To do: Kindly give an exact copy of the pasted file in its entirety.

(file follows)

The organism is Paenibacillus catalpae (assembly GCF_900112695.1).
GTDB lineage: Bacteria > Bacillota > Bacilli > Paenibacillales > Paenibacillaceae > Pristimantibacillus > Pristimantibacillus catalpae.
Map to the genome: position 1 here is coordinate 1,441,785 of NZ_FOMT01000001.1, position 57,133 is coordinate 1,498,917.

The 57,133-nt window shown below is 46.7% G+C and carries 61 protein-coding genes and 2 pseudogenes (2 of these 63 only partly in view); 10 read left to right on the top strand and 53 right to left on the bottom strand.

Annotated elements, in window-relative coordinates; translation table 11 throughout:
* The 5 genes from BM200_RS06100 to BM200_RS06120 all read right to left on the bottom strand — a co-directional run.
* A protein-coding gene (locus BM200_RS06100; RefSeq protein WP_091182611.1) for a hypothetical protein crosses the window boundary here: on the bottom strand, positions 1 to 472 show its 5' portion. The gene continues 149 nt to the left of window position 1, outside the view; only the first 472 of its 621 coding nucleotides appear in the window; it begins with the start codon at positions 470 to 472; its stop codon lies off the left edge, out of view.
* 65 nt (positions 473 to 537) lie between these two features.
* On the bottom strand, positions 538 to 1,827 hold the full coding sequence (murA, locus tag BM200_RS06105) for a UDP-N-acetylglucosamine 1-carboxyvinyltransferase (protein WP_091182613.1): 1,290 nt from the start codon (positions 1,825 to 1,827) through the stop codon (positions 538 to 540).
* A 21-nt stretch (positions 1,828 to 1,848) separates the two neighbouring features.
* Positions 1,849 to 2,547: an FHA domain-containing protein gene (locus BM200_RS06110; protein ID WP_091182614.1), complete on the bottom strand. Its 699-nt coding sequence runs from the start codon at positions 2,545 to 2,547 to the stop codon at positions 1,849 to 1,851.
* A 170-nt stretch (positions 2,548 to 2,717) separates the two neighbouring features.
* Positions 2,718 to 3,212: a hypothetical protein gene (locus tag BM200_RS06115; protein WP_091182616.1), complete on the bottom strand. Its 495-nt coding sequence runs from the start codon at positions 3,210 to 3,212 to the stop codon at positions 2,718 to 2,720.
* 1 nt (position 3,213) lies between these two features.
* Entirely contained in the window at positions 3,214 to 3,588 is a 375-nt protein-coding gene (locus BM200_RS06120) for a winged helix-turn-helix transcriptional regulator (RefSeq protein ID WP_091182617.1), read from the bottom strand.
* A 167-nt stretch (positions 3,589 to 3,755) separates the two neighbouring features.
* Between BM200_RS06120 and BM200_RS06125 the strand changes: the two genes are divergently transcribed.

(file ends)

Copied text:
The organism is Paenibacillus catalpae (assembly GCF_900112695.1).
GTDB lineage: Bacteria > Bacillota > Bacilli > Paenibacillales > Paenibacillaceae > Pristimantibacillus > Pristimantibacillus catalpae.
Map to the genome: position 1 here is coordinate 1,441,785 of NZ_FOMT01000001.1, position 57,133 is coordinate 1,498,917.

The 57,133-nt window shown below is 46.7% G+C and carries 61 protein-coding genes and 2 pseudogenes (2 of these 63 only partly in view); 10 read left to right on the top strand and 53 right to left on the bottom strand.

Annotated elements, in window-relative coordinates; translation table 11 throughout:
* The 5 genes from BM200_RS06100 to BM200_RS06120 all read right to left on the bottom strand — a co-directional run.
* A protein-coding gene (locus BM200_RS06100; RefSeq protein WP_091182611.1) for a hypothetical protein crosses the window boundary here: on the bottom strand, positions 1 to 472 show its 5' portion. The gene continues 149 nt to the left of window position 1, outside the view; only the first 472 of its 621 coding nucleotides appear in the window; it begins with the start codon at positions 470 to 472; its stop codon lies off the left edge, out of view.
* 65 nt (positions 473 to 537) lie between these two features.
* On the bottom strand, positions 538 to 1,827 hold the full coding sequence (murA, locus tag BM200_RS06105) for a UDP-N-acetylglucosamine 1-carboxyvinyltransferase (protein WP_091182613.1): 1,290 nt from the start codon (positions 1,825 to 1,827) through the stop codon (positions 538 to 540).
* A 21-nt stretch (positions 1,828 to 1,848) separates the two neighbouring features.
* Positions 1,849 to 2,547: an FHA domain-containing protein gene (locus BM200_RS06110; protein ID WP_091182614.1), complete on the bottom strand. Its 699-nt coding sequence runs from the start codon at positions 2,545 to 2,547 to the stop codon at positions 1,849 to 1,851.
* A 170-nt stretch (positions 2,548 to 2,717) separates the two neighbouring features.
* Positions 2,718 to 3,212: a hypothetical protein gene (locus tag BM200_RS06115; protein WP_091182616.1), complete on the bottom strand. Its 495-nt coding sequence runs from the start codon at positions 3,210 to 3,212 to the stop codon at positions 2,718 to 2,720.
* 1 nt (position 3,213) lies between these two features.
* Entirely contained in the window at positions 3,214 to 3,588 is a 375-nt protein-coding gene (locus BM200_RS06120) for a winged helix-turn-helix transcriptional regulator (RefSeq protein ID WP_091182617.1), read from the bottom strand.
* A 167-nt stretch (positions 3,589 to 3,755) separates the two neighbouring features.
* Between BM200_RS06120 and BM200_RS06125 the strand changes: the two genes are divergently transcribed.